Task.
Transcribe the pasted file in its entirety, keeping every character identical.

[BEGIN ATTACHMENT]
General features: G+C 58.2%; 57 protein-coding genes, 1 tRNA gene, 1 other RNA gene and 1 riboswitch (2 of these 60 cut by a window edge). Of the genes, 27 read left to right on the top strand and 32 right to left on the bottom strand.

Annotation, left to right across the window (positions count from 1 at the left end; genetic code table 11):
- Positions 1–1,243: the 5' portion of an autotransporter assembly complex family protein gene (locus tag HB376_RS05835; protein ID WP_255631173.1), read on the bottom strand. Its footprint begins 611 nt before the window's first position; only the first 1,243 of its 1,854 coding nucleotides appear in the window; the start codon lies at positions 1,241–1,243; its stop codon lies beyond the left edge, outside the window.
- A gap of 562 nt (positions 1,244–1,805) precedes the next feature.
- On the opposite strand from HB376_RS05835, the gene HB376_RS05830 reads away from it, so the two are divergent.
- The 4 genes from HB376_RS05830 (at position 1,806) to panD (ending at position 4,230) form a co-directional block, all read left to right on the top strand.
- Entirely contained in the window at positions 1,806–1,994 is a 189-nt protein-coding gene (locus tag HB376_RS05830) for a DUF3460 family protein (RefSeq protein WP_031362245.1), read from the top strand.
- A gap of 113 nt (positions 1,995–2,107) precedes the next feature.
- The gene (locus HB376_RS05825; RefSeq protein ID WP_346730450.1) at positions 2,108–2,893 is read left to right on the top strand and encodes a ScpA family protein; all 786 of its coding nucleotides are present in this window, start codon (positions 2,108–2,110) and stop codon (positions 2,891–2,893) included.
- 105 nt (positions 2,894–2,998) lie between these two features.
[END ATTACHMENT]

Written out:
General features: G+C 58.2%; 57 protein-coding genes, 1 tRNA gene, 1 other RNA gene and 1 riboswitch (2 of these 60 cut by a window edge). Of the genes, 27 read left to right on the top strand and 32 right to left on the bottom strand.

Annotation, left to right across the window (positions count from 1 at the left end; genetic code table 11):
- Positions 1–1,243: the 5' portion of an autotransporter assembly complex family protein gene (locus tag HB376_RS05835; protein ID WP_255631173.1), read on the bottom strand. Its footprint begins 611 nt before the window's first position; only the first 1,243 of its 1,854 coding nucleotides appear in the window; the start codon lies at positions 1,241–1,243; its stop codon lies beyond the left edge, outside the window.
- A gap of 562 nt (positions 1,244–1,805) precedes the next feature.
- On the opposite strand from HB376_RS05835, the gene HB376_RS05830 reads away from it, so the two are divergent.
- The 4 genes from HB376_RS05830 (at position 1,806) to panD (ending at position 4,230) form a co-directional block, all read left to right on the top strand.
- Entirely contained in the window at positions 1,806–1,994 is a 189-nt protein-coding gene (locus tag HB376_RS05830) for a DUF3460 family protein (RefSeq protein WP_031362245.1), read from the top strand.
- A gap of 113 nt (positions 1,995–2,107) precedes the next feature.
- The gene (locus HB376_RS05825; RefSeq protein ID WP_346730450.1) at positions 2,108–2,893 is read left to right on the top strand and encodes a ScpA family protein; all 786 of its coding nucleotides are present in this window, start codon (positions 2,108–2,110) and stop codon (positions 2,891–2,893) included.
- 105 nt (positions 2,894–2,998) lie between these two features.